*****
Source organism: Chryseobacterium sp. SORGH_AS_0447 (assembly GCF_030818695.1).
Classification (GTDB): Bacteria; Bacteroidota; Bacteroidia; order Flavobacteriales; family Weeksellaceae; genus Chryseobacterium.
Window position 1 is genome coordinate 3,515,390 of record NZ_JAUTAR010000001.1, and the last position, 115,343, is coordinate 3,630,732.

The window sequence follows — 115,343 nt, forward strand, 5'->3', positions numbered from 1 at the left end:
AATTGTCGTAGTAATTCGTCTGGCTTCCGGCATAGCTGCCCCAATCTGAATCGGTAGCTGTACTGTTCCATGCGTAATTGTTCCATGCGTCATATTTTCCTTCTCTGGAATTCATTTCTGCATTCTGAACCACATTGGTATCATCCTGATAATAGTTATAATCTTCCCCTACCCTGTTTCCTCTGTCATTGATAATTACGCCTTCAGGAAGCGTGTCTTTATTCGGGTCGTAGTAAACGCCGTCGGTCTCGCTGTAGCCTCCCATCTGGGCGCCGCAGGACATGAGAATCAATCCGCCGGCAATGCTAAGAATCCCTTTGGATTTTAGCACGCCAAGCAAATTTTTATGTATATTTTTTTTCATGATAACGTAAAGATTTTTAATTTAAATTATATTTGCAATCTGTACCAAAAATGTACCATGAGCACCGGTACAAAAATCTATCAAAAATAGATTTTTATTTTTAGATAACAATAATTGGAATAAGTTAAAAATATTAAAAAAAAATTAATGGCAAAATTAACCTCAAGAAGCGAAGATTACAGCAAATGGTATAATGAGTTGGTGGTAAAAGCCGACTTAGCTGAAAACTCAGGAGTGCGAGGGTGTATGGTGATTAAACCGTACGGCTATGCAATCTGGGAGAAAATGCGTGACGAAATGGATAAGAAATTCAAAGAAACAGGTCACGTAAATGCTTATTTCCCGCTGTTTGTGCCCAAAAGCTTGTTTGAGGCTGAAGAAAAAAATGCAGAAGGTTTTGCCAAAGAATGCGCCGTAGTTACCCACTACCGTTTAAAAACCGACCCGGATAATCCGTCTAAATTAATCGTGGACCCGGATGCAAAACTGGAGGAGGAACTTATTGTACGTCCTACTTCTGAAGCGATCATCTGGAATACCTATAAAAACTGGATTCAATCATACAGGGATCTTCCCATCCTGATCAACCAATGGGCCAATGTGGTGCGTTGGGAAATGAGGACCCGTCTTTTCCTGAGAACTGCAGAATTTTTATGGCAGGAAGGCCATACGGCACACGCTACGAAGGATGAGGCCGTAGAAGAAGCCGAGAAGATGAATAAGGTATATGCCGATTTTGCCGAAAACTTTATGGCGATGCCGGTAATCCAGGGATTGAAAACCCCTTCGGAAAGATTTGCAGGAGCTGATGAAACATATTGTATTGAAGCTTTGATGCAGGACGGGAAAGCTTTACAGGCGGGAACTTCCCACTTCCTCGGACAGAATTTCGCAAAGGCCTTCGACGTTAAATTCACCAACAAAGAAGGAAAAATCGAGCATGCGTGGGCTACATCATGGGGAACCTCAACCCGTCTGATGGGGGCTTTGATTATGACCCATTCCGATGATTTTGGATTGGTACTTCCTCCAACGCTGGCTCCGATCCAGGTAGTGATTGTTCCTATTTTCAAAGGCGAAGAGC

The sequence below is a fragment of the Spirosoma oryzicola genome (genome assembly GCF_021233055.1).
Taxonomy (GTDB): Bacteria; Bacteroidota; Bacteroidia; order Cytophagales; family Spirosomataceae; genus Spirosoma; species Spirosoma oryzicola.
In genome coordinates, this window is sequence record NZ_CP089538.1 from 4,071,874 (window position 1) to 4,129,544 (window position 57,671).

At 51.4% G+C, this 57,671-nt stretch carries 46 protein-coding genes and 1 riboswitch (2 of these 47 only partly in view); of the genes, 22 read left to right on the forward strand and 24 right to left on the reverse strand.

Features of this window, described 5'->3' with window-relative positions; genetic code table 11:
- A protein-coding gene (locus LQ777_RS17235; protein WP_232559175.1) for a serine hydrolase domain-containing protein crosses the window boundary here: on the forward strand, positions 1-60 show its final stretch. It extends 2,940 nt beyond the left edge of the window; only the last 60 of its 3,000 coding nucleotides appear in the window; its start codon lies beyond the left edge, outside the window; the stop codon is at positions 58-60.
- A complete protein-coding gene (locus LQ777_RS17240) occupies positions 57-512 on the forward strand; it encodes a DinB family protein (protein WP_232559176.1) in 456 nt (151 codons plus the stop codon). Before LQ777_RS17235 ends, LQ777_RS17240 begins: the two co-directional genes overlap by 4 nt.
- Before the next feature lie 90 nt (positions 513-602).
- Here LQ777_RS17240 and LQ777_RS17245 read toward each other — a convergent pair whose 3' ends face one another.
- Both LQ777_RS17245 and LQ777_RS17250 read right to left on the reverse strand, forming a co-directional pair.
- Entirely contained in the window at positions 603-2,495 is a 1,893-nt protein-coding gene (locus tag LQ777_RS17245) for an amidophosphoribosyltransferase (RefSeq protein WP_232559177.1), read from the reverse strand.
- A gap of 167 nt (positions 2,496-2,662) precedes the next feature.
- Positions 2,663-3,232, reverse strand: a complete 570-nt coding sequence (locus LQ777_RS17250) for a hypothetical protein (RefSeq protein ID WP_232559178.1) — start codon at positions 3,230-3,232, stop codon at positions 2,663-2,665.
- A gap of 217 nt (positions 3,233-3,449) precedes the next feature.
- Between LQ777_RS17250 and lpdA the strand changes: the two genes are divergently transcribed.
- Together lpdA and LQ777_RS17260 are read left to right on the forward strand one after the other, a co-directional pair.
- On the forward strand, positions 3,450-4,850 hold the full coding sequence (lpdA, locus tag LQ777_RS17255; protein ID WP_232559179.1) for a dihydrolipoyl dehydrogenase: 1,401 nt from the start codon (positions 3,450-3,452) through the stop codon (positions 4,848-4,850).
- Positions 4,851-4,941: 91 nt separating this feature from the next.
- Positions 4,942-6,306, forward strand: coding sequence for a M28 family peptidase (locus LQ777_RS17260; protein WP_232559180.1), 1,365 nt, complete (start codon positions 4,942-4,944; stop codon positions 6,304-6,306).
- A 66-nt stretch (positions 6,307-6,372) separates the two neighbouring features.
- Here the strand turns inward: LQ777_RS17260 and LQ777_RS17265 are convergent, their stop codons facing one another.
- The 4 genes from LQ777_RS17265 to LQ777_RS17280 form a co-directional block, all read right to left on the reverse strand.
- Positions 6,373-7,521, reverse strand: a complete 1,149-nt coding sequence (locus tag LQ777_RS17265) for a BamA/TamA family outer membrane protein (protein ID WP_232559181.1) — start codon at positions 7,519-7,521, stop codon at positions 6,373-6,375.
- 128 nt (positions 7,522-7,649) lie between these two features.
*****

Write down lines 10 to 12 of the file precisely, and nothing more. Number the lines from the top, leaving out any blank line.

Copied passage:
Features of this window, described 5'->3' with window-relative positions; genetic code table 11:
- A protein-coding gene (locus LQ777_RS17235; protein WP_232559175.1) for a serine hydrolase domain-containing protein crosses the window boundary here: on the forward strand, positions 1-60 show its final stretch. It extends 2,940 nt beyond the left edge of the window; only the last 60 of its 3,000 coding nucleotides appear in the window; its start codon lies beyond the left edge, outside the window; the stop codon is at positions 58-60.
- A complete protein-coding gene (locus LQ777_RS17240) occupies positions 57-512 on the forward strand; it encodes a DinB family protein (protein WP_232559176.1) in 456 nt (151 codons plus the stop codon). Before LQ777_RS17235 ends, LQ777_RS17240 begins: the two co-directional genes overlap by 4 nt.